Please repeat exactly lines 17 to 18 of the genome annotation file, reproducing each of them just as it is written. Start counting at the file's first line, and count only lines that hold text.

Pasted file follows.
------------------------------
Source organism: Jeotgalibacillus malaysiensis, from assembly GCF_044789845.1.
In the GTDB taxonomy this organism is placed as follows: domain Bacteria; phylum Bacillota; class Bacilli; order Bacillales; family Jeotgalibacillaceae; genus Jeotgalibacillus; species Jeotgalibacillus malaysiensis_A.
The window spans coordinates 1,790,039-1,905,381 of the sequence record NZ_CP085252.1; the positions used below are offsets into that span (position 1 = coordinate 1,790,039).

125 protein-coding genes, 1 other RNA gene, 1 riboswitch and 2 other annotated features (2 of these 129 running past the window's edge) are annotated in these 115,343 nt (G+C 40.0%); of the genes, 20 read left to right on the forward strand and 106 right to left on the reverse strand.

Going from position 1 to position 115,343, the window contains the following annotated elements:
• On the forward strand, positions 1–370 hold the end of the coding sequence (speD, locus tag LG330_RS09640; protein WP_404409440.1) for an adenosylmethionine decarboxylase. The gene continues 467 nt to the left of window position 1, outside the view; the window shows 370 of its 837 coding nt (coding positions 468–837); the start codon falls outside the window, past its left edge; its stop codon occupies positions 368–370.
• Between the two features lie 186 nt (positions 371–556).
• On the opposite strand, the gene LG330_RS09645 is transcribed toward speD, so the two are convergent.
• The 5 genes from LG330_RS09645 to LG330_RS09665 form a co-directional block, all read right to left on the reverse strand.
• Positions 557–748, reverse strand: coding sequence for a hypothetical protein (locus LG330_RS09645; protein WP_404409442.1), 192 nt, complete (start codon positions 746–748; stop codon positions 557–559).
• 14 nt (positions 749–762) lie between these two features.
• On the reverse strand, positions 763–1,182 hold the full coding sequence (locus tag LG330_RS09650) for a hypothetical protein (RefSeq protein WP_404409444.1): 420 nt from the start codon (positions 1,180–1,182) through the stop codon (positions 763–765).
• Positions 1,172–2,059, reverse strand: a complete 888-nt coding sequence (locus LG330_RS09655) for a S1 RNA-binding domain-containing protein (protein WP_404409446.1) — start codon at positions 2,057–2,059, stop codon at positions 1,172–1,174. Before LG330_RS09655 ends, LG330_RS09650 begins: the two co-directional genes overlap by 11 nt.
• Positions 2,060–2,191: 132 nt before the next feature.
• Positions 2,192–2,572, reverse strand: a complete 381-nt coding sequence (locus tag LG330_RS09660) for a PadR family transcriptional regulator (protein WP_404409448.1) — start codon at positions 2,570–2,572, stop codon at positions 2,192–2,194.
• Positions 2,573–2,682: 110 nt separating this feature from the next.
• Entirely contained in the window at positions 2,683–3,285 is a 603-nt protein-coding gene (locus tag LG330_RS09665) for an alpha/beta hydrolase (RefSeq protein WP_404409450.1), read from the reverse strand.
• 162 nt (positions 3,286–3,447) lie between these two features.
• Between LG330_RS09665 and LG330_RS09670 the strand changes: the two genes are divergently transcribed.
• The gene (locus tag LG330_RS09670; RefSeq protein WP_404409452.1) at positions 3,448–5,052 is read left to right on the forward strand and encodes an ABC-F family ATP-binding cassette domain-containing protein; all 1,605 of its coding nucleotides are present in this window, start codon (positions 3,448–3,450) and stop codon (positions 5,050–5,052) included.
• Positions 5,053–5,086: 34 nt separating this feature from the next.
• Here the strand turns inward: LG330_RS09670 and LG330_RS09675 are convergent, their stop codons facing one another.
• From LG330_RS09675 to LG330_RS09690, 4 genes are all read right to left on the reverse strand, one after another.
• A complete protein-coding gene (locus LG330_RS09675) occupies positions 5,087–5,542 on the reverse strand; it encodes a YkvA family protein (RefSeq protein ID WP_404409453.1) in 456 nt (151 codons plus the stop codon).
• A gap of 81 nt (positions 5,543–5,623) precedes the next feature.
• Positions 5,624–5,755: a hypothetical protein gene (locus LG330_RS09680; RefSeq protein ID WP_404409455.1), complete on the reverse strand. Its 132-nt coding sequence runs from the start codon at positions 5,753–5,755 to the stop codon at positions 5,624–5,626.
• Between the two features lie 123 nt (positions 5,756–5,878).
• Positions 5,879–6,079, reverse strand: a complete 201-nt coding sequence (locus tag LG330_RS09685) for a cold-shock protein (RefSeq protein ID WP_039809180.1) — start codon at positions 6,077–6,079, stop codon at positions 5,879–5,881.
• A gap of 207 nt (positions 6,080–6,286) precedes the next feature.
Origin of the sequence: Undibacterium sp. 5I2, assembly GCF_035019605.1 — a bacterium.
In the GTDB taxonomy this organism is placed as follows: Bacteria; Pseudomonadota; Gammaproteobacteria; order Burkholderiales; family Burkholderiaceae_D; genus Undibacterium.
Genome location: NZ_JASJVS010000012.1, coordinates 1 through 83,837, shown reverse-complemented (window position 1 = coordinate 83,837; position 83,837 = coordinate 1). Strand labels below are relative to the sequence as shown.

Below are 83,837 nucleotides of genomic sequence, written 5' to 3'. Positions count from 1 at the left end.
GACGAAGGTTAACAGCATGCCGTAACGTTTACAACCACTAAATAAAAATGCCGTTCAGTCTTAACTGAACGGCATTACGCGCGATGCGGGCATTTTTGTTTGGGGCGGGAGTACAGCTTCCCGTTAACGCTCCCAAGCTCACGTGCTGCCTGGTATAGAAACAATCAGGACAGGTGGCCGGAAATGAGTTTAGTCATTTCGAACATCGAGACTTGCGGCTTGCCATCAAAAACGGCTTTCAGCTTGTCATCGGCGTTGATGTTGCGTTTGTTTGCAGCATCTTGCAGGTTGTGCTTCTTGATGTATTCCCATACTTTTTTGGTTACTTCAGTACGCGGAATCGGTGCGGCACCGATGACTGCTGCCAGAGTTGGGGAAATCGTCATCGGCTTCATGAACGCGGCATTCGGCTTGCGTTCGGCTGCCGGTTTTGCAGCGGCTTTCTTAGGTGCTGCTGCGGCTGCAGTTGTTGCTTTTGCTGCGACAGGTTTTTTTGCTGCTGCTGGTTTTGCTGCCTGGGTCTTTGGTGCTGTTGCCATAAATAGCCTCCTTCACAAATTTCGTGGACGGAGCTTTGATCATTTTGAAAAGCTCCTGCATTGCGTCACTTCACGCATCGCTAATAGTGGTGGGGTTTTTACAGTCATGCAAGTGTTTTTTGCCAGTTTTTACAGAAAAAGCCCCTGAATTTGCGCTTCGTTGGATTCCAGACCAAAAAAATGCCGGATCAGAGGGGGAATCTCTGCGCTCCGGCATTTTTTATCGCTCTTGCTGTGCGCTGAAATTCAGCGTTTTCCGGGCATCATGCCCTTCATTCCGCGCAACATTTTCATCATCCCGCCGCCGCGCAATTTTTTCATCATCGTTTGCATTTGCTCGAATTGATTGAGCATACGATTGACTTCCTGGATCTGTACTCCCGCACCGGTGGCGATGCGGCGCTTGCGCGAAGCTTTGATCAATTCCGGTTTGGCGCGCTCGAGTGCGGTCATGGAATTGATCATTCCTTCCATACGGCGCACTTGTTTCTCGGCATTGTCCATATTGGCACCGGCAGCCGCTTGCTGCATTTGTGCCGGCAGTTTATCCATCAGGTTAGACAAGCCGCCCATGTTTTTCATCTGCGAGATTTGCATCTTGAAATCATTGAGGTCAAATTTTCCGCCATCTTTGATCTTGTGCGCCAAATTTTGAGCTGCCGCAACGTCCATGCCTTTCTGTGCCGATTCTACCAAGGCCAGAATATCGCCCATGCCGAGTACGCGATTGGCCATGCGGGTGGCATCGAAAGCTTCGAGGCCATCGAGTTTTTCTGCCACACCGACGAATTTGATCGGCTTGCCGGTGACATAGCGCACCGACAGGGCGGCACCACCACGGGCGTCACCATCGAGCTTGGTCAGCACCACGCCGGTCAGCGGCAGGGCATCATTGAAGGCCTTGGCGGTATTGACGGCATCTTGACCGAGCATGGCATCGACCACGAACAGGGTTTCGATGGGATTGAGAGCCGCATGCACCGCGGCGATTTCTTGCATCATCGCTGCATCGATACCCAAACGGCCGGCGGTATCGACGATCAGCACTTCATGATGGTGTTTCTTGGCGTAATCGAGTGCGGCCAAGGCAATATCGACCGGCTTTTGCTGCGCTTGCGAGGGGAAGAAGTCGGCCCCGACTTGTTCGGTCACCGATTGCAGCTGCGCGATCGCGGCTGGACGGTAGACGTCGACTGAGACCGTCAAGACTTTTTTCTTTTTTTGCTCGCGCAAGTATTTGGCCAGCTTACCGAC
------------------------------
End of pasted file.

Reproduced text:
• Entirely contained in the window at positions 2,683–3,285 is a 603-nt protein-coding gene (locus tag LG330_RS09665) for an alpha/beta hydrolase (RefSeq protein WP_404409450.1), read from the reverse strand.
• 162 nt (positions 3,286–3,447) lie between these two features.